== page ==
The task dimension relates to contributions of behavior to the service exchange. Behaviors characterized as high on this dimension involve employees providing the core service and/or customers receiving or contributing to this service. Behaviors low on this dimension are dysfunctional to the service exchange: they include behaviors in which the service is avoided, stalled, or undermined. In difficult service encounters, high taskfocused behaviors assist with problem resolution and service recovery, while behaviors low on this dimension include acts of norm violation, double deviation, and service sabotage. Highly task-focused behaviors tend to be satisfying to customers, and successful task performance may contribute to service employee job satisfaction (Judge, Thoresen, Bono, & Patton, 2001).
The relationship dimension concerns the contribution of behaviors to the goals, needs, or interests of the other party, and thereby to the quality of the relationship between the parties. Behaviors that are characterized as high on this dimension show consideration for the other person, possibly at the (short-term) expense of the self or task; behaviors moderately low on this dimension are those that show indifference to the other person, while those that are extremely low entail

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Table 2. Characteristics of the Low and High Poles of each of the Task–Relationship–Self (T–R–S)
Dimensions of Service Interaction Behavior.
Dimension
Task

Low
Task avoidance
Off-task behaviors
Lackadaisical,
unprofessional
Indifference to resource efficiency
Deviation from roles and norms
Weak service recovery
Double deviation

High
Task engagement
On-task behaviors
Business-like,
professional
Efficient use of resources Adherence to roles and norms
Strong service recovery Problem resolution

Relationship Indifferent to other
Insensitive, uncaring
Cold, tough-minded
Asocial, or antisocial
Relationship
destroying
Conflict escalation

Oriented to other
Sensitive, empathic
Warm, tender-hearted
Social and prosocial
Relationship
building
Conflict minimization and management

Self

Self-interested
Self-indulgent
Self-enhancing
Self-protective/
defensive
Egocentric

Selfless
Self-sacrificing
Self-effacing
Self-injurious
Sociocentric, allocentric 517

harm to the other and/or to the relationship between the parties.
The self dimension relates to the contribution of behaviors to the actor’s own goals, needs, and interests.
Behaviors high on this dimension tend to protect and enhance personal fulfillment and wellbeing; those low on this dimension place strain on the actor because they are difficult, unpleasant, and/or resource-depleting. In one sense, all responses can be viewed as furthering personal goals. However, not all behaviors reflect a concern for self that is immediate, primary, and direct. Actions that rate low on this dimension are those that involve placing a higher priority on goals and needs other than one’s own.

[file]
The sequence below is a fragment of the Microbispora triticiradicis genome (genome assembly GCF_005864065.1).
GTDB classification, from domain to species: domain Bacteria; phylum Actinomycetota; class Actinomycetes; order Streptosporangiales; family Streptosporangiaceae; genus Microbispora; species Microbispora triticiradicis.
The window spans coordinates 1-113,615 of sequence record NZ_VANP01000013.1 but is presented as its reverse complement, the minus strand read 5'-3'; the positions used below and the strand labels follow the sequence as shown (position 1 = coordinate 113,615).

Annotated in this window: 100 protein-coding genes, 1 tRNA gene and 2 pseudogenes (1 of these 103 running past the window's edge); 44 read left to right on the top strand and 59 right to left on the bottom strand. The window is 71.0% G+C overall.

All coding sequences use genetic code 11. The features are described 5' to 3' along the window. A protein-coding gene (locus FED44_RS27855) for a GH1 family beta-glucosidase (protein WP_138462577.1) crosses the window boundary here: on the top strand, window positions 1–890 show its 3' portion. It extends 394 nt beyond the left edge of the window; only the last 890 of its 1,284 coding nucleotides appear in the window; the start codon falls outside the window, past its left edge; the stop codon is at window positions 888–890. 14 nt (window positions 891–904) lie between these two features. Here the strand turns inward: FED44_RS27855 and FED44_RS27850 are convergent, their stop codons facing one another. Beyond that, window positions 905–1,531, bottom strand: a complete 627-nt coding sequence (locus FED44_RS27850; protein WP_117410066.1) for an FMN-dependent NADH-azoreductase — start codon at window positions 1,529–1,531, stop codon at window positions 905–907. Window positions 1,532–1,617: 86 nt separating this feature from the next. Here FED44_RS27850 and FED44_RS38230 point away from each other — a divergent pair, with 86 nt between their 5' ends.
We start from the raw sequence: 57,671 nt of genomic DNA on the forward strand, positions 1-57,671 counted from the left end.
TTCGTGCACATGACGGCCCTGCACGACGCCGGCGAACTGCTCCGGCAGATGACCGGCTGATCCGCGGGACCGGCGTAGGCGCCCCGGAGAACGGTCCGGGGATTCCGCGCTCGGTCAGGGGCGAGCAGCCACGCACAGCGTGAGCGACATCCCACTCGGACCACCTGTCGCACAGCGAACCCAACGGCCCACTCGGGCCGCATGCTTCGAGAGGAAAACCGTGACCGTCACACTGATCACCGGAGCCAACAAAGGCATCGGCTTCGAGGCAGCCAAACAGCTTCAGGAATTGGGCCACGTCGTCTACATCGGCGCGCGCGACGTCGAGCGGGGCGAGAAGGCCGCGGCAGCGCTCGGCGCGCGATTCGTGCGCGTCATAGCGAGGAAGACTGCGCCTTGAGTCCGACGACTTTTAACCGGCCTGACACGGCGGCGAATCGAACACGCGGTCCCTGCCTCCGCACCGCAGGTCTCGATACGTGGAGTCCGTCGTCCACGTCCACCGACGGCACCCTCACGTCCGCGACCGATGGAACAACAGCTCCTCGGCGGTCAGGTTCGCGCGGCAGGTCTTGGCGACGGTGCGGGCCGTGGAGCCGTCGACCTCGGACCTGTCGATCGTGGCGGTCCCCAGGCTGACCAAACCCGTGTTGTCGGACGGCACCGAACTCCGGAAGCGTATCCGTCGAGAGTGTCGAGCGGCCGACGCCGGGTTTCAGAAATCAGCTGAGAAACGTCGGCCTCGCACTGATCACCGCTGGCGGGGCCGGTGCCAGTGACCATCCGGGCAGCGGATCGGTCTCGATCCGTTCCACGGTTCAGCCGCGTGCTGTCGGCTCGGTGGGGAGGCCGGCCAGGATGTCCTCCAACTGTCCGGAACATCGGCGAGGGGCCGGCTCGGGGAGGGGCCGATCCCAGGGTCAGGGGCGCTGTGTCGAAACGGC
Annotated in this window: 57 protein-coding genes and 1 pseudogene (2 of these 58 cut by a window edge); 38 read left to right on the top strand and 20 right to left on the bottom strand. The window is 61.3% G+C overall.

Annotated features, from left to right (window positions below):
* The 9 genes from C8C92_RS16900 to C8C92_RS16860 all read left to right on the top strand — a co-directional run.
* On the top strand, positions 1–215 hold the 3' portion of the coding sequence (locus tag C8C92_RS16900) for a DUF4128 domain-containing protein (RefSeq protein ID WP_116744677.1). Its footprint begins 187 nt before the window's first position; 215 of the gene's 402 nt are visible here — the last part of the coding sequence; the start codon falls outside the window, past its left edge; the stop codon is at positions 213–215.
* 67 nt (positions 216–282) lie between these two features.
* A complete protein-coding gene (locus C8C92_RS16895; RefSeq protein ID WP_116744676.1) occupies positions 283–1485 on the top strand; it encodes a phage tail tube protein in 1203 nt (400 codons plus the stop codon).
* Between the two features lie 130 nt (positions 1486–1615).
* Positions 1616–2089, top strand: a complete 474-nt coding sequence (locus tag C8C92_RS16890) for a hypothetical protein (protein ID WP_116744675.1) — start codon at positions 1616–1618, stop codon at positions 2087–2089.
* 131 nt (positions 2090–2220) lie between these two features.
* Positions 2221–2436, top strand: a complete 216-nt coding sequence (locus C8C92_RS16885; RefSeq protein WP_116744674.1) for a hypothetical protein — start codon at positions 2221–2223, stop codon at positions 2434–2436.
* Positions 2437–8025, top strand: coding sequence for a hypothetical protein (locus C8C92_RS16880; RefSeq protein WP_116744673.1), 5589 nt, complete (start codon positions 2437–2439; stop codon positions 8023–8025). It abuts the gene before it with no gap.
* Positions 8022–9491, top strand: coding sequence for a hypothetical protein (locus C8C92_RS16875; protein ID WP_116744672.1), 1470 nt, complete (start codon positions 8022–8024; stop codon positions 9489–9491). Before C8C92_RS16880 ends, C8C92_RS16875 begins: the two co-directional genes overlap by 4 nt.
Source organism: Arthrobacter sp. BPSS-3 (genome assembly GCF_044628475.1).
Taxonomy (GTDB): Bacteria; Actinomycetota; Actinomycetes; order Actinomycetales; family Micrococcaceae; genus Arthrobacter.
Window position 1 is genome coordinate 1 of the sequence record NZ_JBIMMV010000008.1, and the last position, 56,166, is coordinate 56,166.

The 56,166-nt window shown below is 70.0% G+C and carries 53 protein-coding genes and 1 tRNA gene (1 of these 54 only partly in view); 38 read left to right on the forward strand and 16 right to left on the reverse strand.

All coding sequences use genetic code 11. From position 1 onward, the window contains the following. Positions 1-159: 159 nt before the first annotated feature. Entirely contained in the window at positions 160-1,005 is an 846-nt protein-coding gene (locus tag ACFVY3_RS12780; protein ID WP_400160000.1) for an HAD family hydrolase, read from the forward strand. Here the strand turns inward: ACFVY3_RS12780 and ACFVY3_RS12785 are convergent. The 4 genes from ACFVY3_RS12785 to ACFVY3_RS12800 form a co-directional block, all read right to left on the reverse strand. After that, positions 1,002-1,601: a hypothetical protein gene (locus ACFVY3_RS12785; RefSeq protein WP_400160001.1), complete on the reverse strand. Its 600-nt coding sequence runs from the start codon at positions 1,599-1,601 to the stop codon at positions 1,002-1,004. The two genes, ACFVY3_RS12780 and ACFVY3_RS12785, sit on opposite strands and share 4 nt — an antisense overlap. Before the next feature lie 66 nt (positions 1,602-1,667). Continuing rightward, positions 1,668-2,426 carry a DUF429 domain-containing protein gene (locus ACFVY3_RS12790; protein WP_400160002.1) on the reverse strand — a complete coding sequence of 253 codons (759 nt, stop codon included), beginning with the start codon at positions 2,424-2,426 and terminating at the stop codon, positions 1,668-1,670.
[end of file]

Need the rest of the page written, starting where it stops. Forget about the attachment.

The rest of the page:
Although best understood in terms of three continuous dimensions, in Figure 2, the framework is also presented as eight domains or segments, four of which
(segments 1–4) relate to behaviors that enhance the relationship between the parties, and four (segments
5–8) that damage this relationship. Table 3 gives an example of interviewee responses illustrating each of the eight segments. As shown, these vary from segment 1 behaviors that are problem-oriented, yet, protective of the actor’s own interests and considerate of the other, through to segment 7 behaviors that display a disregard for the task and the other person, plus an uncaring or reckless attitude toward the actor’s own wellbeing. In between, there is a range of behaviors including, for example, segment 2 behaviors that put the other person and the service delivery/receipt ahead of the actor’s own goals, and segment 8 behaviors that satisfy the actor’s own needs to the detriment of other considerations. When people adopt these ways of behaving consistently within and across service encounters, segments 1 through 8 of the T–R–S framework take the form of distinctive service interaction styles.
While the service encounter behaviors described in the interviews and represented at Tiers 1 and 2 can be plotted in a space represented by the three T–R–S dimensions, some behaviors have little impact on one or more dimensions of the model and so occupy relatively neutral positions. Other behaviors cannot be classified without additional information regarding their function within the particular service context. For example, humor can be variously used to distract from the task, to enhance the relationship, or to belittle the other person. Interruptions are also difficult to classify: one party may interrupt the other to assist with communication and mutual understanding, or to intimidate the other.
Similarly, rules and policies may be invoked to guide, or to block, progress toward task completion. Indeed, many of the specific behaviors coded within the Tier
2 categories of questioning, responding, listening, and other parent nodes are highly “situated,” and cannot be reliably classified without additional contextual information. Thus, while all actual Tier 2 behaviors can be understood as having task, relationship, and selffunctions, not all can be interpreted, in the absence of contextual details, within the T–R–S framework.

ELABORATING, REFINING, AND
VERIFYING THE T–R–S FRAMEWORK
The robustness of the T–R–S framework was assessed in three ways. First, a systematic literature search was conducted. Key marketing, management, psychology, and communication databases (e.g., Business
Source Premier, PsychInfo, ScienceDirect) and journals published between 1980 and 2011 were searched for lists, typologies, and categorical systems pertaining to behaviors performed by customers and/or employees within service encounters. Key search words were service encounter/exchange/interaction/failure/recovery, each combined with behaviors, strategies, approaches, styles, tactics, or responses, and/or combined with difficulties, conflict, stress, emotional labor, incivility, anger, aggression, rage, coping, or emotional regulation. While this search yielded many specific behaviors not previously included in the framework, it did not suggest the need to add or change any Tier 2 (broader categories of behavior) or Tier 3 (abstract dimensions underlying behaviors) components of the framework.